These seven states, with the sole exception of Texas, voted for Barack Obama last time around. So what if Texas reaches the tipping point and becomes a blue state? This would create a virtual mountain for any Republican candidate to climb, since if all seven of the most-populous states went Democratic, they would start with 209 out of the 270 electoral votes necessary to win. Which may be insurmountable for any Republican candidate, since (other than Texas) the largest states to go for McCain last time around were: Georgia (15), Tennessee (11), Missouri (11), and Arizona (10).

Of course, this is assuming quite a bit (see previous "rampant speculation" comment). In reality, the only states which would likely be a "lock" for Democrats would be California and New York (and Illinois, assuming Barack Obama is renominated). Texas, Florida, Pennsylvania, and Ohio would really be "tossup states" or -- at the best -- "leaning Democratic."

But still, it would be an enormous advantage for a Democratic candidate if Texas were truly in play. Looking at the 2008 electoral map, it's easy to see that while a lot of states with lots of land area are colored red, when you read the electoral numbers they contain, they don't add up to a whole lot of votes. While the blue states have a pretty deep "bench" of medium-sized electoral states, which are all a "lock" for Democrats (Washington, Oregon, Maryland, and Massachusetts, to name but a few).

In fact, without Texas -- and even spotting Republicans such large states as Florida and Pennsylvania -- it becomes painfully hard for Republicans to put together a winning 270-vote hand. While it becomes easier and easier to see a path to victory for Democrats, even just starting with California, Texas, and New York (with a whopping 120 votes between them). Add Florida, and the Democrats are up to 147.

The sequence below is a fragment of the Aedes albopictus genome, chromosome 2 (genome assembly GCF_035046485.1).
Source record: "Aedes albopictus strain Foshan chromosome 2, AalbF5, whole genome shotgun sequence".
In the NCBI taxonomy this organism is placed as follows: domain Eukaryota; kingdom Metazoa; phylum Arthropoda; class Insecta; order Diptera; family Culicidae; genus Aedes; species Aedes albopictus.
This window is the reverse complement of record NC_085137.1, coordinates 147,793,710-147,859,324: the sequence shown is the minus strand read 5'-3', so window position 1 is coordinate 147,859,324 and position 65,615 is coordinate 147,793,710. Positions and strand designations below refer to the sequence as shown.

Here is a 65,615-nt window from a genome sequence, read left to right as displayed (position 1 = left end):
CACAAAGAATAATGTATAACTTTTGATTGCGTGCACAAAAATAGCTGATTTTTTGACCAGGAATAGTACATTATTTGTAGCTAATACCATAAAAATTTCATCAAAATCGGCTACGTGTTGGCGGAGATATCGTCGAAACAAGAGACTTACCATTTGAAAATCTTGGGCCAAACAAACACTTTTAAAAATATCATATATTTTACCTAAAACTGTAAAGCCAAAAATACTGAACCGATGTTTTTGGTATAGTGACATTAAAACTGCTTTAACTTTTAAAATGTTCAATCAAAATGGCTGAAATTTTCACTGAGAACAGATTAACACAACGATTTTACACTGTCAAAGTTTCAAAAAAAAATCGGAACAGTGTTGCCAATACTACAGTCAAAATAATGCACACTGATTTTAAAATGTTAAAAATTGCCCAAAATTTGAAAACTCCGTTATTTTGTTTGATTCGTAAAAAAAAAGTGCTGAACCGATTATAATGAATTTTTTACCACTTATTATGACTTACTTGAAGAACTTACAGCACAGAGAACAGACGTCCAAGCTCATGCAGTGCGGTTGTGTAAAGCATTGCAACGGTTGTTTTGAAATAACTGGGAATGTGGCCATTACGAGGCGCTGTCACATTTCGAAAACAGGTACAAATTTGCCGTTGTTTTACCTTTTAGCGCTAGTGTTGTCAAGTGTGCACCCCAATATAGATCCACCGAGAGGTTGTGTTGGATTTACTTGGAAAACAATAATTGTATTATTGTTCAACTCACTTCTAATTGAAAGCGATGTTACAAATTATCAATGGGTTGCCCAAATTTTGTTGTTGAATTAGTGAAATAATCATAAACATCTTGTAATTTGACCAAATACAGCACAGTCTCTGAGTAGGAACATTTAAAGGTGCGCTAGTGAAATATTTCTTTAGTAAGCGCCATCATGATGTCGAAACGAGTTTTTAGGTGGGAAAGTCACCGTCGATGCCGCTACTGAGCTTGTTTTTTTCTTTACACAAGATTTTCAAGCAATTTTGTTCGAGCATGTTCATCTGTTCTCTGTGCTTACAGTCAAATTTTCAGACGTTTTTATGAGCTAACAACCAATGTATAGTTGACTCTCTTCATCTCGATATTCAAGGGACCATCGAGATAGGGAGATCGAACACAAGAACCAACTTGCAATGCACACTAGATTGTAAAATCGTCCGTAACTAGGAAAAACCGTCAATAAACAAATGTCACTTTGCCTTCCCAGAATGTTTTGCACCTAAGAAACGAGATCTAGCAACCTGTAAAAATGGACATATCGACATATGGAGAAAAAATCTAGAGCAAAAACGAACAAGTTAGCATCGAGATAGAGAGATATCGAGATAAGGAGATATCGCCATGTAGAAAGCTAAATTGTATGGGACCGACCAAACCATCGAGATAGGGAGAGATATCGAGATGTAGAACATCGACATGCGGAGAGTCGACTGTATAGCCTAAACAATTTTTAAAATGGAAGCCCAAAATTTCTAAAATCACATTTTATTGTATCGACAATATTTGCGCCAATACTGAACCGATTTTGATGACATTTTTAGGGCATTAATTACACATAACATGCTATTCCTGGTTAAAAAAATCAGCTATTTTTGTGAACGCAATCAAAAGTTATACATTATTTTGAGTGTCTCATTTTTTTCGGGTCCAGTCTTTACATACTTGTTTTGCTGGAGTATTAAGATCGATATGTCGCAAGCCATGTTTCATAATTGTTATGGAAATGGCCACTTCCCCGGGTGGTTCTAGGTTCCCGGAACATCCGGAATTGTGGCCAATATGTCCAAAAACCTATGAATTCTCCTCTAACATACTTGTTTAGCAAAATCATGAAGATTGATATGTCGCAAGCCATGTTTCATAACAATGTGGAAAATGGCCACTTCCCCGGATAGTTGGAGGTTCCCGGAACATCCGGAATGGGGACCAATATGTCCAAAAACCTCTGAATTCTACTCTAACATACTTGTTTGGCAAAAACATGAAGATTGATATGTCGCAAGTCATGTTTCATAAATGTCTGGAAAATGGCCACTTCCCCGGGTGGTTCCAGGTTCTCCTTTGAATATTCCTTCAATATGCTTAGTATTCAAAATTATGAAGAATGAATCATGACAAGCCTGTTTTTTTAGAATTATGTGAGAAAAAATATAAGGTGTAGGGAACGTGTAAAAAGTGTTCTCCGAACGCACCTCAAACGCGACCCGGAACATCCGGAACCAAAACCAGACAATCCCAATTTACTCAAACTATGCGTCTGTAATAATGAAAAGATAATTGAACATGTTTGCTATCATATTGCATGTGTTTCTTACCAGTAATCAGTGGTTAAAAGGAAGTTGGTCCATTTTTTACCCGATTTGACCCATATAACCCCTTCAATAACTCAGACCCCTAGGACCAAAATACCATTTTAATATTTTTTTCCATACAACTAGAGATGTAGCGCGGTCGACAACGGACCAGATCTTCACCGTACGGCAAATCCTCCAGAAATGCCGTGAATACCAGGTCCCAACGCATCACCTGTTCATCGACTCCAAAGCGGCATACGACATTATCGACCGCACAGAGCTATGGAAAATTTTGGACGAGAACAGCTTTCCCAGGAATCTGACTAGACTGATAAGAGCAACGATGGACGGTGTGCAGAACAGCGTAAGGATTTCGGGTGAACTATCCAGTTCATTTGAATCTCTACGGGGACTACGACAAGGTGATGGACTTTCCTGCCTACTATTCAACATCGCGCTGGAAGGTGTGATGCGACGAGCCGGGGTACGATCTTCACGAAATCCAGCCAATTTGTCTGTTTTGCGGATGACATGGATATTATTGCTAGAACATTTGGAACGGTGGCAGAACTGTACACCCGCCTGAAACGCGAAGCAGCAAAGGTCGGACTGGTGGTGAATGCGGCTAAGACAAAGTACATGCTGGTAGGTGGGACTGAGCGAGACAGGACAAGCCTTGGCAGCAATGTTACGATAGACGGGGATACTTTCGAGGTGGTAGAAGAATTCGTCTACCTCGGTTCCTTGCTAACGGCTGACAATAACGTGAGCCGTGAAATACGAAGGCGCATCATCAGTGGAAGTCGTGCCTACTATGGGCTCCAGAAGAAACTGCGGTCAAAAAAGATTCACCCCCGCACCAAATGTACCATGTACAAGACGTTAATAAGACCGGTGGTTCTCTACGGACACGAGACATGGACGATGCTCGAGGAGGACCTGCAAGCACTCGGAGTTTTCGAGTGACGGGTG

I realize (which is why I keep bringing it up) that this is making a whole lot of chowder from a single clam -- one decent poll (in which the Democrat has merely tied his opponent) doesn't mean Perry's going to lose. And even if White did win, it certainly doesn't mean Texas is a lock for Obama in 2012. Consider it all merely late-Thursday daydreaming, if you will.

But if the trend PPP has identified does hold up -- and if Texas Latinos move firmly into the Democratic camp (as happened in California after some immigrant-baiting in the 1990s by Republicans), then the state could conceivably slip from the Republicans' grasp for an entire generation.

I've said all along that the current fervor among Republicans to use illegal immigration as a political "hot button" issue may indeed result in some short-term gains for the party. But the long-term damage to Republicans may be far worse. And perhaps, just perhaps, we are starting to see that play out in the Lone Star State, if it truly is approaching a tipping point. Either way, it will be a race to keep an eye on this year.